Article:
Yes, we're headed over to Sunset Boulevard, and please, no Gloria Swanson or William Holden jokes. The reason? To check out a bit of Carole Lombard-related history most of us had no idea ever existed.
We've noted that Lombard never got a chance to sign her name in cement in the fabled courtyard at Grauman's Chinese Theater (http://community.livejournal.com/carole_and_co/29489.html). However, there was another site in Hollywood where she and other celebrities did sign in. And unlike Grauman's Chinese, you couldn't walk over it...unless you somehow possessed Fred Astaire's dance-up-and-down-the-wall power from "Royal Wedding." That's because these signatures were hung on the wall of the building.
What building, you ask? The Earl Carroll Theatre, on 6230 West Sunset Boulevard (less than a block from that sign):
It opened on Dec. 26, 1938, and yes, Lombard and Clark Gable were among the VIPs there on opening night to witness the latest creation of the entertainment impresario (he had created "Earl Carroll's Vanities," a revue popular on Broadway for years). "Through these portals pass the most beautiful girls in the world," read the sign abve the entrance. Inside, the decor was as eye-popping as his showgirls.
An impressive building at night, to be sure, and to get some attention during the day, Carroll borrowed from Sid Grauman's book of tricks and had some of his Hollywood friends post their signatures -- only theirs were done on large slabs hung to the front wall:
And look who had one of the signatures:
Maybe that doesn't entirely resemble Lombard's other autographs, but just how often did she go about signing slabs of stone a few square feet across?
Carole's signature is just below that of first husband William Powell, and adjacent to her two "Now And Forever" co-stars, Gary Cooper (howdy!) and Shirley Temple.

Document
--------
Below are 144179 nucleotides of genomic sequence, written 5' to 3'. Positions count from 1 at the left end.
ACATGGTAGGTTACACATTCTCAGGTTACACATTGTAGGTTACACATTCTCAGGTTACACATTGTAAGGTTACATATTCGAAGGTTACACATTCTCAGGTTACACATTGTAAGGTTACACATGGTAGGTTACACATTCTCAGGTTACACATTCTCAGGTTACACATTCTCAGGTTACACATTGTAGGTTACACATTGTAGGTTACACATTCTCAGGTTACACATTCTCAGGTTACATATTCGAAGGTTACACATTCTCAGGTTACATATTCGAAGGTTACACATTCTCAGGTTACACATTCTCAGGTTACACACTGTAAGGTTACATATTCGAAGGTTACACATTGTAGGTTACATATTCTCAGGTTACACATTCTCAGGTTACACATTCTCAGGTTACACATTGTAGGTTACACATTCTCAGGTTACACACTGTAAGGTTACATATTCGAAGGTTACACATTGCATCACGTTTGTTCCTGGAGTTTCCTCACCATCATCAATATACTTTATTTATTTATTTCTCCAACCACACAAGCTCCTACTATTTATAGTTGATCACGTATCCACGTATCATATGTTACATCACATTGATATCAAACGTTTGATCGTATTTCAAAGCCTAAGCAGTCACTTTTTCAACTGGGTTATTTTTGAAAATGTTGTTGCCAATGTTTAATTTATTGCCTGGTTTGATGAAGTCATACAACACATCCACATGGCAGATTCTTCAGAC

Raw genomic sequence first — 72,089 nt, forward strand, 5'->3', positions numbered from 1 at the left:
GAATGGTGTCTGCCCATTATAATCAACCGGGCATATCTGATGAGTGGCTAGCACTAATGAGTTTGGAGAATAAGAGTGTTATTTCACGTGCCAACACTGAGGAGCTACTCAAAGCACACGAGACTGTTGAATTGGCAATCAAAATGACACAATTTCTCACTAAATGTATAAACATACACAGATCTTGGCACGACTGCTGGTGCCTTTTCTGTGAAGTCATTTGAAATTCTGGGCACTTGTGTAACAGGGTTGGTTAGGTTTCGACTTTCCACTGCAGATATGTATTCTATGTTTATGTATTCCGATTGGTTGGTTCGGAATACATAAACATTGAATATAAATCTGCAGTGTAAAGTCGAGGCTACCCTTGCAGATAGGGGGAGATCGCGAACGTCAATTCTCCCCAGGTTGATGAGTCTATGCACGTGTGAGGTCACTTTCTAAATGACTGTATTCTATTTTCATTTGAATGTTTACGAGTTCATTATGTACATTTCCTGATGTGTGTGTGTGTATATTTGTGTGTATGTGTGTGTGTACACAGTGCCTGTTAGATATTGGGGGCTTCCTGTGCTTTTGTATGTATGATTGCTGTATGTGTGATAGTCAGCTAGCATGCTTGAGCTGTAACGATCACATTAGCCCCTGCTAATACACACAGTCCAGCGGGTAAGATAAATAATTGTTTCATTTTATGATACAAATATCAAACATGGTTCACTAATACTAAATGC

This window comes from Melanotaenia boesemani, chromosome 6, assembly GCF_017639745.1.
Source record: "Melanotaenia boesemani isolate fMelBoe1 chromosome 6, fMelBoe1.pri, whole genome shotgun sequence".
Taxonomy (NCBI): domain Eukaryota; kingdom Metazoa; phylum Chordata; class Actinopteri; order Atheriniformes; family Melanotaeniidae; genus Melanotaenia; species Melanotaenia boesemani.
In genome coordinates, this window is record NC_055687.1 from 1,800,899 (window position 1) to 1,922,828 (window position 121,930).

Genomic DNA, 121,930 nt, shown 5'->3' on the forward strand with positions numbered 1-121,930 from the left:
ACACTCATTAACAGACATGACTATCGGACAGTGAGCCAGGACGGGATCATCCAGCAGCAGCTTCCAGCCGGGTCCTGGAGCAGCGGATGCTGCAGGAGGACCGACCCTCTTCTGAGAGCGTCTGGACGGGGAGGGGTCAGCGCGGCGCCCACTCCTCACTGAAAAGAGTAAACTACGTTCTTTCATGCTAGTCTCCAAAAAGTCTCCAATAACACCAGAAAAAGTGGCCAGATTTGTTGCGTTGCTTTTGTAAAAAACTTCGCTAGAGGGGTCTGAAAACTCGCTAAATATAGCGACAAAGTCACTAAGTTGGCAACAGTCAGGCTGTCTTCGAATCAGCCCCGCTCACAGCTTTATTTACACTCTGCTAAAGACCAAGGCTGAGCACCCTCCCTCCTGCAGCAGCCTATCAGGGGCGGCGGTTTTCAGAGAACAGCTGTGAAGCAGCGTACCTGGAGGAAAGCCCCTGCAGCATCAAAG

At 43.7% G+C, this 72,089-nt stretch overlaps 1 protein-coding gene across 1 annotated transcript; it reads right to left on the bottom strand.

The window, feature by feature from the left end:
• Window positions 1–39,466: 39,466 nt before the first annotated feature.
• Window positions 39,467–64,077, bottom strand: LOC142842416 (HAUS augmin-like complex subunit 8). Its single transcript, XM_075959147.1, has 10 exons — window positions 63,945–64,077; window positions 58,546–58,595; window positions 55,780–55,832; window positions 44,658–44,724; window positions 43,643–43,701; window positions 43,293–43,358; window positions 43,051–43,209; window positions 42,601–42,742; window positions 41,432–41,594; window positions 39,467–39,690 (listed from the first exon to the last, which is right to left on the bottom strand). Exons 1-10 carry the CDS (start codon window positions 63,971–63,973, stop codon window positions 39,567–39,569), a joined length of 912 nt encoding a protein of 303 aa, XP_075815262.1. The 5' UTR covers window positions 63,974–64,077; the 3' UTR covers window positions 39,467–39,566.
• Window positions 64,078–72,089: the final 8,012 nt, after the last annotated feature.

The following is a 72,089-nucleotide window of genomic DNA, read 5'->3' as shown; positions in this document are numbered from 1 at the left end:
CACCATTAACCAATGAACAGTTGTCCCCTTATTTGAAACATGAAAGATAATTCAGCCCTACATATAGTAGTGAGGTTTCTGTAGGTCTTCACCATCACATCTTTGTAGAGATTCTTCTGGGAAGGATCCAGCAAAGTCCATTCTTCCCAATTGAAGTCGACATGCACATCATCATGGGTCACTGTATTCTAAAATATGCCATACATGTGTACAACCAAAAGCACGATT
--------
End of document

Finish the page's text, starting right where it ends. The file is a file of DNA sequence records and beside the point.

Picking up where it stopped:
The photos of the wall are interesting...particularly when you discover who took them. It was none other than...
...Ansel Adams, the famed photographer whose images of the landscapes of the West did so much to help promote conservation.
What was he doing in the city? Well, to keep his studio financially viable, Adams occasionally did outside work. In late 1940, Fortune magazine hired him to take some pictures of Los Angeles, specifically life around the Lockheed plant in Burbank, as southern California, and American economy, gradually shifted to military production. Adams took many pictures of L.A., and you can glimpse many of them online by visiting the Los Angeles Public Library photo site (http://catalog1.lapl.org/cgi-bin/cw_cgi?getLimitedTerms+7098), or go to http://www.flickr.com/photos/1000photosofnewyorkcity/sets/72057594083888984/.
The Earl Carroll Theatre thrived throughout much of the 1940s, but like Lombard, Earl Carroll fell victim to a plane crash. He and his wife, showgirl Beryl Wallace (that's her face that was used on the logo above the entrance), were among those who died in an aviation accident in Pennsylvania in 1948.
The theatre, soon renamed the Moulin Rouge, eventually closed, but reopened in the late 1960s for the Los Angeles production of "Hair" and was renamed the Aquarius Theater. In July 1969, the Doors gave a series of well-reviewed concerts there, and some of the highlights can be heard on their "Absolutely Live!" album. The TV series "Star Search" was shot there in the 1980s, and the space is now used by Nickelodeon for some of its shows.
As for the star slabs, I nave no idea whether they were carefully taken down or thoughtlessly destroyed. One would like to think they're stashed in some warehouse, forgotten and just waiting to be discovered by a new generation of Hollywood historians.